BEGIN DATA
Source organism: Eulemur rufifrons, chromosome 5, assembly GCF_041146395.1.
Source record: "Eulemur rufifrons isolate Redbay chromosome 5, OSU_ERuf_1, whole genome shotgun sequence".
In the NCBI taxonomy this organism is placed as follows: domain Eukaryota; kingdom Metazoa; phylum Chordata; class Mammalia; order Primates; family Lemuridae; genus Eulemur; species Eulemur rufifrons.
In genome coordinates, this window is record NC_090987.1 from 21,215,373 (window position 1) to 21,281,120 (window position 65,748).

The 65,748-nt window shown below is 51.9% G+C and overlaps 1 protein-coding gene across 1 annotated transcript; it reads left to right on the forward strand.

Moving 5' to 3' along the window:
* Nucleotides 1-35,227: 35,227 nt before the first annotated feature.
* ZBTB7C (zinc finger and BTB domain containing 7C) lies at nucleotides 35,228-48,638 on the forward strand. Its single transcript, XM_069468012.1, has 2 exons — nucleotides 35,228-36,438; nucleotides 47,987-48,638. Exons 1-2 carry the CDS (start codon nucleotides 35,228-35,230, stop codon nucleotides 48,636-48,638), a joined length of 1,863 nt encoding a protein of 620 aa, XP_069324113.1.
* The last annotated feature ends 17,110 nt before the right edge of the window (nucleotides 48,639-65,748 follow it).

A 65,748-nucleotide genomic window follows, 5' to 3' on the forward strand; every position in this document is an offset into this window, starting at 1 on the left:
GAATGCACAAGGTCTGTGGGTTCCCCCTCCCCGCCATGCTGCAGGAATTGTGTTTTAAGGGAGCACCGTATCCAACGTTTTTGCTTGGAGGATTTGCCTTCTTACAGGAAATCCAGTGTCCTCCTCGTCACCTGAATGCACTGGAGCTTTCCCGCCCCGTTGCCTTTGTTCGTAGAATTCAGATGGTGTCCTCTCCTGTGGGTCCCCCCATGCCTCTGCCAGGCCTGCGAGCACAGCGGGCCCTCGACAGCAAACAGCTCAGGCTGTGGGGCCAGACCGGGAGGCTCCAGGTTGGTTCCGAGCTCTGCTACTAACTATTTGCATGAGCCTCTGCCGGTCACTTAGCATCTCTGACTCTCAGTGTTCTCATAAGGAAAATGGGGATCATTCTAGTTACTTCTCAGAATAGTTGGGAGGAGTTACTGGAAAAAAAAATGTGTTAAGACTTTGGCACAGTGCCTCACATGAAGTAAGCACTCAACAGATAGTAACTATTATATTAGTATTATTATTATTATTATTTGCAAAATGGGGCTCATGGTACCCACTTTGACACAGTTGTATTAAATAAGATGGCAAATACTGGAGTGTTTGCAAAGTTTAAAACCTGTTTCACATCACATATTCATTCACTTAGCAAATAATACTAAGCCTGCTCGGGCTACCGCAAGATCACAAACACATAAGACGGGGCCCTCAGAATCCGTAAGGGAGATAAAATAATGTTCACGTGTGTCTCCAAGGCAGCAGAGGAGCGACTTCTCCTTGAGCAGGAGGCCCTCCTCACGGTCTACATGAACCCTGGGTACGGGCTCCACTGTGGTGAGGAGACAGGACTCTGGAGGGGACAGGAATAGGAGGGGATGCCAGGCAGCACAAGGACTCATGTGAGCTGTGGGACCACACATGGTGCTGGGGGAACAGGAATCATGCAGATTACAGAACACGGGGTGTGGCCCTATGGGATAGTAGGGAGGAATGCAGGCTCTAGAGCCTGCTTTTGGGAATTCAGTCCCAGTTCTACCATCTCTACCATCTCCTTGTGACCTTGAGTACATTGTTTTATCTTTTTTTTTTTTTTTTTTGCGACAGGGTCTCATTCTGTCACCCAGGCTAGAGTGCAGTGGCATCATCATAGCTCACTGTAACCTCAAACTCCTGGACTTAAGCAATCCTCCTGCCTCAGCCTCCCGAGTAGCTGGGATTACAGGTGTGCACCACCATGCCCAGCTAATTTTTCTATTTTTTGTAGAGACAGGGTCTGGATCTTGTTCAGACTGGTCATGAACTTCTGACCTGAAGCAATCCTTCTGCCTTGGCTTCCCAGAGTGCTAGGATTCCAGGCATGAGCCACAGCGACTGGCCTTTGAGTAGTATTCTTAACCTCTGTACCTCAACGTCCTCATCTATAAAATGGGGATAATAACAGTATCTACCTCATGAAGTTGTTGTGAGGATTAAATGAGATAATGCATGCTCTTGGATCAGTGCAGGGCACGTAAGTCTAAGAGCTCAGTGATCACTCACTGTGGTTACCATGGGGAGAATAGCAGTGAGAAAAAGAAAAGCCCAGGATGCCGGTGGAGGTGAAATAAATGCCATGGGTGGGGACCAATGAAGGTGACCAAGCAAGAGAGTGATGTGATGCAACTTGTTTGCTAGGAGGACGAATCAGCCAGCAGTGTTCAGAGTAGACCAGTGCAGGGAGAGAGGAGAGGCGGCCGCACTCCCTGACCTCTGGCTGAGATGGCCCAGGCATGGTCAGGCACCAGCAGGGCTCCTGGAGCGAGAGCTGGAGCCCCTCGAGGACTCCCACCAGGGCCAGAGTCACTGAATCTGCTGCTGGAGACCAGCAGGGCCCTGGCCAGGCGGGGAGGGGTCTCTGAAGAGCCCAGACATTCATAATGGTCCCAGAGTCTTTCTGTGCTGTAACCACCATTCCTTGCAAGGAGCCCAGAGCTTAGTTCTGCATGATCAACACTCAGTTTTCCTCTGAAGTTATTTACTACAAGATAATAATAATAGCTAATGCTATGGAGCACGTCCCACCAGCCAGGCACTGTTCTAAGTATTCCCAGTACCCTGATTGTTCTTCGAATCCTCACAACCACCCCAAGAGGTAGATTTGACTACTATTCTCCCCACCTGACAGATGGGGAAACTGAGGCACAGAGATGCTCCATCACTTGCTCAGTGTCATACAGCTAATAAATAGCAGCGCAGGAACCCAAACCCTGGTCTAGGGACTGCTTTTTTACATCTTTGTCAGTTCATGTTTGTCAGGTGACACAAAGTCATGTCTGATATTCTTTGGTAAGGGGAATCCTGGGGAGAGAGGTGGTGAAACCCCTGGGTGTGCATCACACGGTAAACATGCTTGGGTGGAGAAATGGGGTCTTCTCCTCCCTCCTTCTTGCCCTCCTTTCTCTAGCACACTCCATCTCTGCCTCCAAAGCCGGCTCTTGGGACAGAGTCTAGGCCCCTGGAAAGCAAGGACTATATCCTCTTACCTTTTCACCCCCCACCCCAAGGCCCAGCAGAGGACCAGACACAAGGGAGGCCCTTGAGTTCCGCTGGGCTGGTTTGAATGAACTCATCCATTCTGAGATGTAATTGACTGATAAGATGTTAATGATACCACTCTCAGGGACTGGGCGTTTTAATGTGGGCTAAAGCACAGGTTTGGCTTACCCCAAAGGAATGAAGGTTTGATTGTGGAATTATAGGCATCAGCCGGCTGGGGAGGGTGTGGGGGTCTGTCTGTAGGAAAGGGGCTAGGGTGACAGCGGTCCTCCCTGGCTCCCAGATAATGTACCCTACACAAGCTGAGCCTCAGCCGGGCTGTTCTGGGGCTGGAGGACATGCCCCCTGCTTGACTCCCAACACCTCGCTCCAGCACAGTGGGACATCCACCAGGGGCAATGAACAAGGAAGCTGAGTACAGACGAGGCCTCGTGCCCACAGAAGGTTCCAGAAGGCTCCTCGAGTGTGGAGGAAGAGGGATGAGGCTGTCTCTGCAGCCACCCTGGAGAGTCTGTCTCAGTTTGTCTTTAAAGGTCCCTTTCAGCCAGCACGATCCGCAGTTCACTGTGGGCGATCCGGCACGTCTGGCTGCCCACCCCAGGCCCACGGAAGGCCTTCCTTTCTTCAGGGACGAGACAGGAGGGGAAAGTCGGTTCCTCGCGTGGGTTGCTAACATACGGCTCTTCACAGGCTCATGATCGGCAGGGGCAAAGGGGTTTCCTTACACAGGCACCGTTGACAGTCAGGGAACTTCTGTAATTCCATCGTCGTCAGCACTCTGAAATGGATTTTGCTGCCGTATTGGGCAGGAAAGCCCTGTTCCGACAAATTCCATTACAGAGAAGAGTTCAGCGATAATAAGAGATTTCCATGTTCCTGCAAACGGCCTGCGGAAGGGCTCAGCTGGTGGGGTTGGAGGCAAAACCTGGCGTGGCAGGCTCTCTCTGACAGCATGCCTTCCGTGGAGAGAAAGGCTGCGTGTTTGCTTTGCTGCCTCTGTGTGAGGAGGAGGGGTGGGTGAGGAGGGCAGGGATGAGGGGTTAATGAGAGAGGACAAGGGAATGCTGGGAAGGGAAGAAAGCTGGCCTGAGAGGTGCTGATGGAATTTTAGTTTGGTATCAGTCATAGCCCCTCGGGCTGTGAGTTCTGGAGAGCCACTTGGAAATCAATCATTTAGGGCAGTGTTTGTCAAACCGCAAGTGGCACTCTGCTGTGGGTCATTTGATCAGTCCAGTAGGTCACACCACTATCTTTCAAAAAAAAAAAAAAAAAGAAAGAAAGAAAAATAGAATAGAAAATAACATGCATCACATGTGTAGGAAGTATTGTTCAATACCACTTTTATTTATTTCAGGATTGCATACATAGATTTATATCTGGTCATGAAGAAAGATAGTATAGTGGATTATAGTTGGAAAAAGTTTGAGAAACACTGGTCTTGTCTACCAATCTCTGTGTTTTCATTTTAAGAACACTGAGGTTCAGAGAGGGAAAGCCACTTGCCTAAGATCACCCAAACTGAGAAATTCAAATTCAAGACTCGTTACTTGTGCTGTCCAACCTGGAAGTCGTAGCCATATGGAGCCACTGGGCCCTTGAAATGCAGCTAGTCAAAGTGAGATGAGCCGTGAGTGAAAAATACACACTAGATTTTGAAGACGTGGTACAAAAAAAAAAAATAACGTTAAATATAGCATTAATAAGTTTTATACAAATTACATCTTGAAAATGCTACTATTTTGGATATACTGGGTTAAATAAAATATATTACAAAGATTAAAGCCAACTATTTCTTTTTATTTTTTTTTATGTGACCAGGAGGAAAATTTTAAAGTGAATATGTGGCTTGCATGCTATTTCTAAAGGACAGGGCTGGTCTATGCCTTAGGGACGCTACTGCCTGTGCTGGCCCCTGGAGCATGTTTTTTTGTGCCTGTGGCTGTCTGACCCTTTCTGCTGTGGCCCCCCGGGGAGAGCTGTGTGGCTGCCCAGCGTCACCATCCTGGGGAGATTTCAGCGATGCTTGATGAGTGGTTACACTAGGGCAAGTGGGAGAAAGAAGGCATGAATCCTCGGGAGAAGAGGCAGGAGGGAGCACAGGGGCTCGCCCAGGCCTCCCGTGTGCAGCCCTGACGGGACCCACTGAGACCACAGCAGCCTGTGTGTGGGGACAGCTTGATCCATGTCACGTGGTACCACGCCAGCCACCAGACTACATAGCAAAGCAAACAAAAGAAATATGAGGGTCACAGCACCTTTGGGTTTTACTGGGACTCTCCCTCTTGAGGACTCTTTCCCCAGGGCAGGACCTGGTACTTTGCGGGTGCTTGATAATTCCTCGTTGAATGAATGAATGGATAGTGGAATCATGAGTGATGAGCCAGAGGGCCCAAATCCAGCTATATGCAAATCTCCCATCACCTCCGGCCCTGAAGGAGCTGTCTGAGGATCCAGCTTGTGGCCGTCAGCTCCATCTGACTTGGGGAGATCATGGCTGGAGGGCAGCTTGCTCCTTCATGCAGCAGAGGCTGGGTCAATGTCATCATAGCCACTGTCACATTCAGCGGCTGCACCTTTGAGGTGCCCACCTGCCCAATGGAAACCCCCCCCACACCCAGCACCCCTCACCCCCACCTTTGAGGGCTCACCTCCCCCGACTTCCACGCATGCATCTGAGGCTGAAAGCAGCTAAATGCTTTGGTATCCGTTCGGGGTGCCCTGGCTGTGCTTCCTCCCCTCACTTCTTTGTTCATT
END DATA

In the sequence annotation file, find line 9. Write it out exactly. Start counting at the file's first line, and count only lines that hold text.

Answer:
* The last annotated feature ends 17,110 nt before the right edge of the window (nucleotides 48,639-65,748 follow it).